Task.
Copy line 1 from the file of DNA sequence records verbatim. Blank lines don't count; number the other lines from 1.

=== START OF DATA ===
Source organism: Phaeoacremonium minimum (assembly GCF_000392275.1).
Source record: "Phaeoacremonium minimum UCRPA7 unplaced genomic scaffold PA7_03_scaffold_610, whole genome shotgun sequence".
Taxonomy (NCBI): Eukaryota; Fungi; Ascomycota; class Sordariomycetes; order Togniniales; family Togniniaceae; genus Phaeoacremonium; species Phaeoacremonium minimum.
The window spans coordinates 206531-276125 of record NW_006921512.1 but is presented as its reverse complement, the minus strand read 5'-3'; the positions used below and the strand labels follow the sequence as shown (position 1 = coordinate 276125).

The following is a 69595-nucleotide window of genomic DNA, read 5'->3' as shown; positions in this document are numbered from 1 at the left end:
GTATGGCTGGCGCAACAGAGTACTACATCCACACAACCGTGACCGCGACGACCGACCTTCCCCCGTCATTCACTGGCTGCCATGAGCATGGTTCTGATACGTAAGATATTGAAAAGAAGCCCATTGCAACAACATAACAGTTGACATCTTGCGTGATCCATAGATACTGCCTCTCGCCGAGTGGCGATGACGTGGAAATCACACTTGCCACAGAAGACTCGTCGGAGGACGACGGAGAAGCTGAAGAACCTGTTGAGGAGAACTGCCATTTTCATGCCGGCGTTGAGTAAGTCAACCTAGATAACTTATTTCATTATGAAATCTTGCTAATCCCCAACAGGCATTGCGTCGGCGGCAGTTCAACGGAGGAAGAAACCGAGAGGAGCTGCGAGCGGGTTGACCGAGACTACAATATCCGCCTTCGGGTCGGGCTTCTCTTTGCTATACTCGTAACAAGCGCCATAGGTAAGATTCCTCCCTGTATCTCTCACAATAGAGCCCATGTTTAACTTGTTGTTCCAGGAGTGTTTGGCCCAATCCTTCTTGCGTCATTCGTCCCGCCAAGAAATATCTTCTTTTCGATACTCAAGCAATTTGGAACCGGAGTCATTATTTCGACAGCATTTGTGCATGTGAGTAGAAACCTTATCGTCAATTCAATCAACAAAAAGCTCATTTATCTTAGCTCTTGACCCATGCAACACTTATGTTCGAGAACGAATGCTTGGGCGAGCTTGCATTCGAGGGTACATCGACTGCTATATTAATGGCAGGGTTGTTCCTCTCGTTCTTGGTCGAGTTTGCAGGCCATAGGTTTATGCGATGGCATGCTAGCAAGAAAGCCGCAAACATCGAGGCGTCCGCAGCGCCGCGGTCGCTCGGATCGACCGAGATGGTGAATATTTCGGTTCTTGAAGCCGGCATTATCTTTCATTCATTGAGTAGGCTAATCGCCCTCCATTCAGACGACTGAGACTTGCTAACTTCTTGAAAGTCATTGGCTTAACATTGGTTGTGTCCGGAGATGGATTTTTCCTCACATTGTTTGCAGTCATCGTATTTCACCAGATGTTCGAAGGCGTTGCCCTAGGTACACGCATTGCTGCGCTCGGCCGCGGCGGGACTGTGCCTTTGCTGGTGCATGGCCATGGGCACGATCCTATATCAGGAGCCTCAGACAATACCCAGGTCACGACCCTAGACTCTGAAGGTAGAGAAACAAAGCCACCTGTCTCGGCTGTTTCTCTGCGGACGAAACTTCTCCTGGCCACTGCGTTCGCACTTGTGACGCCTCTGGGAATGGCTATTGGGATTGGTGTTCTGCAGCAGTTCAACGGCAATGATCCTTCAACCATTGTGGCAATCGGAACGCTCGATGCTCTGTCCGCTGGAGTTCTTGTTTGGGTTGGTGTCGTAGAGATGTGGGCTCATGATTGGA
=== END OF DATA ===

Source organism: Phaeoacremonium minimum (assembly GCF_000392275.1).